Sierra Club v. U.S. E.P.A.
(9th Cir. 2012)
Jan. 20, 2012
2012 DJDAR 844
Environmental organizations challenged the federal EPA’s approval in 2010 of California’s proposed 2004 state implementation plan (SIP) for the San Joaquin Valley’s nonattainment area for the one-hour ozone National Ambient Air Quality Standard, where the degree of danger to human health from ozone was considered extreme.
While California can regulate stationary sources of emissions, it must get first get EPA approval before setting standards from mobile sources such as vehicles.
The Ninth Circuit Court of Appeal had original jurisdiction under the Clean Air Act (CAA) to hear the case. The Court agreed with plaintiffs that the EPA had acted arbitrarily and capriciously by approving the SIP knowing that the emissions inventory upon which it relied were outdated and inaccurate. The CAA requires nonattainment plans to “include a comprehensive, accurate and current inventory of actual emissions from all sources of relevant pollutant or pollutants in such area.” The state based the 2004 SIP on data from 2002. By the time the EPA considered the SIP in 2010, new data from a newer computer modeling tool had become available. Rather than use this data, the EPA relied upon an internal guidance memo that suggested it could use data that was current as of the time the SIP was submitted to the EPA. The Court found the memo (Seitz memo) even questioned reliance on greatly outdated data after much time had elapse.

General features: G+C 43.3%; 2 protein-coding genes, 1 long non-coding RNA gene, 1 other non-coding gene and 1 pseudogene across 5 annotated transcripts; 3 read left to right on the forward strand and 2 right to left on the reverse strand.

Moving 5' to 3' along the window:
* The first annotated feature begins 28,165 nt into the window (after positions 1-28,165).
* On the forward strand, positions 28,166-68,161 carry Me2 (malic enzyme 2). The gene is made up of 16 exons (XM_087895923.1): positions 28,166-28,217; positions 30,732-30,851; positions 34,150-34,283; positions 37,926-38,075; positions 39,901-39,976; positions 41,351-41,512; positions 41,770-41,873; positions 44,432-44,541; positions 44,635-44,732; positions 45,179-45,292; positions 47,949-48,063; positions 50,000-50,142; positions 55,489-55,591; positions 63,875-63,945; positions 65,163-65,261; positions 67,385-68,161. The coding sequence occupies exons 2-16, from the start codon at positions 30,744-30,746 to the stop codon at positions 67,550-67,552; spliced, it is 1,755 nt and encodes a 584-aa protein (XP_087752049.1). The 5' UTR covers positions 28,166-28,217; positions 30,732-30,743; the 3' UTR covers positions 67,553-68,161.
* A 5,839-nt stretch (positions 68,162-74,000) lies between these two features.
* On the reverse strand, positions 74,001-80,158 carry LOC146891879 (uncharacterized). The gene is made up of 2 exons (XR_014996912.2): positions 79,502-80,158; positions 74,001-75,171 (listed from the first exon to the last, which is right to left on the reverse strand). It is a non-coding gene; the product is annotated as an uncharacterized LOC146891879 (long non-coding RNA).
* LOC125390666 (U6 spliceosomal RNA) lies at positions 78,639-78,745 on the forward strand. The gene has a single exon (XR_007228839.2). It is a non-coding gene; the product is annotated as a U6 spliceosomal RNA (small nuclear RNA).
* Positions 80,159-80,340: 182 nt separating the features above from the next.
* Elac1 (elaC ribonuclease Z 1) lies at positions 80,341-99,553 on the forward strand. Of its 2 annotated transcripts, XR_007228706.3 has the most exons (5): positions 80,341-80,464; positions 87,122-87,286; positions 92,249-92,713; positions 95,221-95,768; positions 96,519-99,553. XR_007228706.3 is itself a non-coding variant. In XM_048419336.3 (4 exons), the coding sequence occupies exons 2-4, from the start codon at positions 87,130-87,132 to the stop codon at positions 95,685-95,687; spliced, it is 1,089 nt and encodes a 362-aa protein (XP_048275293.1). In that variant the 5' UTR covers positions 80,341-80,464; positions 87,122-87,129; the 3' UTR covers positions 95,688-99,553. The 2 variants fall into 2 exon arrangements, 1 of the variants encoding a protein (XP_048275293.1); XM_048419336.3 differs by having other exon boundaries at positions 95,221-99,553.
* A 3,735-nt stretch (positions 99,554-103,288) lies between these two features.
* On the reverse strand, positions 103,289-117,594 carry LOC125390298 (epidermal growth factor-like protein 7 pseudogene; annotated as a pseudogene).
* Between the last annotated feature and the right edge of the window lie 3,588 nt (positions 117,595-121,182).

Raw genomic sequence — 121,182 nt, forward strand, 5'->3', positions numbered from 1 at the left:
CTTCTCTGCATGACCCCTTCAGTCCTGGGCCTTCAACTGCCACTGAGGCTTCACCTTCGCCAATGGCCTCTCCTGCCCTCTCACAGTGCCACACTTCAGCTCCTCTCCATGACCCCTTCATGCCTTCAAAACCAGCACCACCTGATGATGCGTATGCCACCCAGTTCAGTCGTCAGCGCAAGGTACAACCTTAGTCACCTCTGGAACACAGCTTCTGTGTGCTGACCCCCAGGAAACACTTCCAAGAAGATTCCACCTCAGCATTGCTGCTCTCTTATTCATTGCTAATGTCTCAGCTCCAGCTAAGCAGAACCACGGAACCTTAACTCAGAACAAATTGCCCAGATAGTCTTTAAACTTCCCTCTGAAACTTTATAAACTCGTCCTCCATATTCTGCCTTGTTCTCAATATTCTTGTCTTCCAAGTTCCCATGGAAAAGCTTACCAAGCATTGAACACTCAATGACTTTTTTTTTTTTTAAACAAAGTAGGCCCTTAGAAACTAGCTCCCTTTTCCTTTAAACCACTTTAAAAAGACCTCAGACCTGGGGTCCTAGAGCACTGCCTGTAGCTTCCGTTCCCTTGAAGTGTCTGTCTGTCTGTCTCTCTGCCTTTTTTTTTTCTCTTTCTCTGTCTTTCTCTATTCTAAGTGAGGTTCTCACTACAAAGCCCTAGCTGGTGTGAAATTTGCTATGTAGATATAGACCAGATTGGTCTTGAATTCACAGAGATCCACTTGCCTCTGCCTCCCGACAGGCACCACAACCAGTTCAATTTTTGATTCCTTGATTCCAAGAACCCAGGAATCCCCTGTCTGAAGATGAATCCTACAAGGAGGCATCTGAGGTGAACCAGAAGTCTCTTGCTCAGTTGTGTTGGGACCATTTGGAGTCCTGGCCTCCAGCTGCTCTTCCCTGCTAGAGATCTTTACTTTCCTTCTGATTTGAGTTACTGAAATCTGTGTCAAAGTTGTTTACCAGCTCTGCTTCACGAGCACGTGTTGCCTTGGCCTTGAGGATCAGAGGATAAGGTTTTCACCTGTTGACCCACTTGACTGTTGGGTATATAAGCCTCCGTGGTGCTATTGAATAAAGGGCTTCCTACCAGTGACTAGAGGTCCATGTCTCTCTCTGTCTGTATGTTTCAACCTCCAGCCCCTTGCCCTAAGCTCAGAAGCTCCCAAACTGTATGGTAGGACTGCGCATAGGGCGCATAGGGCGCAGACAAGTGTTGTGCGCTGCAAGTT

Another Circuit Court of Appeal had previously approved EPA reliance on the Seitz memo where the EPA ignored new data that became available one year before EPA approval of a SIP. The reasoning was that an agency might not be able to work efficiently if it were forced to stop everything and consider every new piece of information. But here, the EPA had new data for three years before approval. The Court held the EPA could not ignore evidence that showed a nonattainment plan was inadequate while relying on insignificantly outdated data.
The EPA also argued it could ignore the 2007 8-hour ozone emissions data because they were not relevant to the 2004 1-hour data. The Court was unpersuaded and noted the 2007 data showed significantly different and higher NOx emissions which can lead to harmful ground-level ozone. That underscored that the 2004 SIP may have been significantly flawed.
Finally, the Court concluded that EPA’s own failure to address substantively the disparities between the 2007 and 2004 emissions inventories prevented the Court from determining if there were any merit to EPA’s argument. The EPA’s failure to explain its choice of certain data over other data made its approval of the SIP arbitrary and capricious.